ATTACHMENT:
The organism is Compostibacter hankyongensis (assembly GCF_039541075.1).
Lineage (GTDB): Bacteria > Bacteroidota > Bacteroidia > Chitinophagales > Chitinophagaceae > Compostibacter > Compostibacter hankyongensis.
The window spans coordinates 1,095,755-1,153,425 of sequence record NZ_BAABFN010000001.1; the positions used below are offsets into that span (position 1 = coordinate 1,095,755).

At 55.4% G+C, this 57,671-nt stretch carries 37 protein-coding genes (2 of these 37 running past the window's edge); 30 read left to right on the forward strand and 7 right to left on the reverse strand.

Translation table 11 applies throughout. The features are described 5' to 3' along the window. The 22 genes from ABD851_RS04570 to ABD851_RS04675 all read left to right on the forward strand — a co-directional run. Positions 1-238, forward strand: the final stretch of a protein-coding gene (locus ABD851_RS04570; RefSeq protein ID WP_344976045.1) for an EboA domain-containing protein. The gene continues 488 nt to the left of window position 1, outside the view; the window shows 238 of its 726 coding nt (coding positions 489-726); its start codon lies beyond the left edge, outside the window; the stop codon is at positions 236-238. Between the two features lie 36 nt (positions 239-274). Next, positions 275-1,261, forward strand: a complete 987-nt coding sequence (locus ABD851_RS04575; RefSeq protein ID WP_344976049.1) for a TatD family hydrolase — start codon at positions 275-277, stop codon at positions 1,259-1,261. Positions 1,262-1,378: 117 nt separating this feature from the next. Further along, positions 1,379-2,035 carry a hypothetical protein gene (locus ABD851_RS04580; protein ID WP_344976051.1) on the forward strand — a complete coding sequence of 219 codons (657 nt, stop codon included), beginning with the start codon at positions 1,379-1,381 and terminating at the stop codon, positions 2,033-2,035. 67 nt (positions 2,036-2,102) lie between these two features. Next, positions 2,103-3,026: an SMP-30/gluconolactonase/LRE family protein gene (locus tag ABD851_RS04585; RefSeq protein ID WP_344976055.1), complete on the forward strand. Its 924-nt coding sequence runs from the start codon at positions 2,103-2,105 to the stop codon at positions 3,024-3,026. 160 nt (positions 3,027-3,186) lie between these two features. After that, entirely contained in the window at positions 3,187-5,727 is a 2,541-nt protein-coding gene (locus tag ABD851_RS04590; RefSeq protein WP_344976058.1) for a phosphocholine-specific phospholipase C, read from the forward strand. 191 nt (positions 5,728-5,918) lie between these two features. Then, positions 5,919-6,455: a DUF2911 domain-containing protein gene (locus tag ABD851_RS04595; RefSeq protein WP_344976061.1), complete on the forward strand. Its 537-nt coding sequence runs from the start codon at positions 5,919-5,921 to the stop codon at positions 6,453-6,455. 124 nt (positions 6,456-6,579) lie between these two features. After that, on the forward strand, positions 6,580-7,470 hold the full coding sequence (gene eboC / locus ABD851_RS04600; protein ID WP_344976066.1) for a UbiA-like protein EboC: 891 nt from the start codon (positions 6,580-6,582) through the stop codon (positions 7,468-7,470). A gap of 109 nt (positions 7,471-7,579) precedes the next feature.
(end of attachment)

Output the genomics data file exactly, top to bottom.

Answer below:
The organism is Compostibacter hankyongensis (assembly GCF_039541075.1).
Lineage (GTDB): Bacteria > Bacteroidota > Bacteroidia > Chitinophagales > Chitinophagaceae > Compostibacter > Compostibacter hankyongensis.
The window spans coordinates 1,095,755-1,153,425 of sequence record NZ_BAABFN010000001.1; the positions used below are offsets into that span (position 1 = coordinate 1,095,755).

At 55.4% G+C, this 57,671-nt stretch carries 37 protein-coding genes (2 of these 37 running past the window's edge); 30 read left to right on the forward strand and 7 right to left on the reverse strand.

Translation table 11 applies throughout. The features are described 5' to 3' along the window. The 22 genes from ABD851_RS04570 to ABD851_RS04675 all read left to right on the forward strand — a co-directional run. Positions 1-238, forward strand: the final stretch of a protein-coding gene (locus ABD851_RS04570; RefSeq protein ID WP_344976045.1) for an EboA domain-containing protein. The gene continues 488 nt to the left of window position 1, outside the view; the window shows 238 of its 726 coding nt (coding positions 489-726); its start codon lies beyond the left edge, outside the window; the stop codon is at positions 236-238. Between the two features lie 36 nt (positions 239-274). Next, positions 275-1,261, forward strand: a complete 987-nt coding sequence (locus ABD851_RS04575; RefSeq protein ID WP_344976049.1) for a TatD family hydrolase — start codon at positions 275-277, stop codon at positions 1,259-1,261. Positions 1,262-1,378: 117 nt separating this feature from the next. Further along, positions 1,379-2,035 carry a hypothetical protein gene (locus ABD851_RS04580; protein ID WP_344976051.1) on the forward strand — a complete coding sequence of 219 codons (657 nt, stop codon included), beginning with the start codon at positions 1,379-1,381 and terminating at the stop codon, positions 2,033-2,035. 67 nt (positions 2,036-2,102) lie between these two features. Next, positions 2,103-3,026: an SMP-30/gluconolactonase/LRE family protein gene (locus tag ABD851_RS04585; RefSeq protein ID WP_344976055.1), complete on the forward strand. Its 924-nt coding sequence runs from the start codon at positions 2,103-2,105 to the stop codon at positions 3,024-3,026. 160 nt (positions 3,027-3,186) lie between these two features. After that, entirely contained in the window at positions 3,187-5,727 is a 2,541-nt protein-coding gene (locus tag ABD851_RS04590; RefSeq protein WP_344976058.1) for a phosphocholine-specific phospholipase C, read from the forward strand. 191 nt (positions 5,728-5,918) lie between these two features. Then, positions 5,919-6,455: a DUF2911 domain-containing protein gene (locus tag ABD851_RS04595; RefSeq protein WP_344976061.1), complete on the forward strand. Its 537-nt coding sequence runs from the start codon at positions 5,919-5,921 to the stop codon at positions 6,453-6,455. 124 nt (positions 6,456-6,579) lie between these two features. After that, on the forward strand, positions 6,580-7,470 hold the full coding sequence (gene eboC / locus ABD851_RS04600; protein ID WP_344976066.1) for a UbiA-like protein EboC: 891 nt from the start codon (positions 6,580-6,582) through the stop codon (positions 7,468-7,470). A gap of 109 nt (positions 7,471-7,579) precedes the next feature.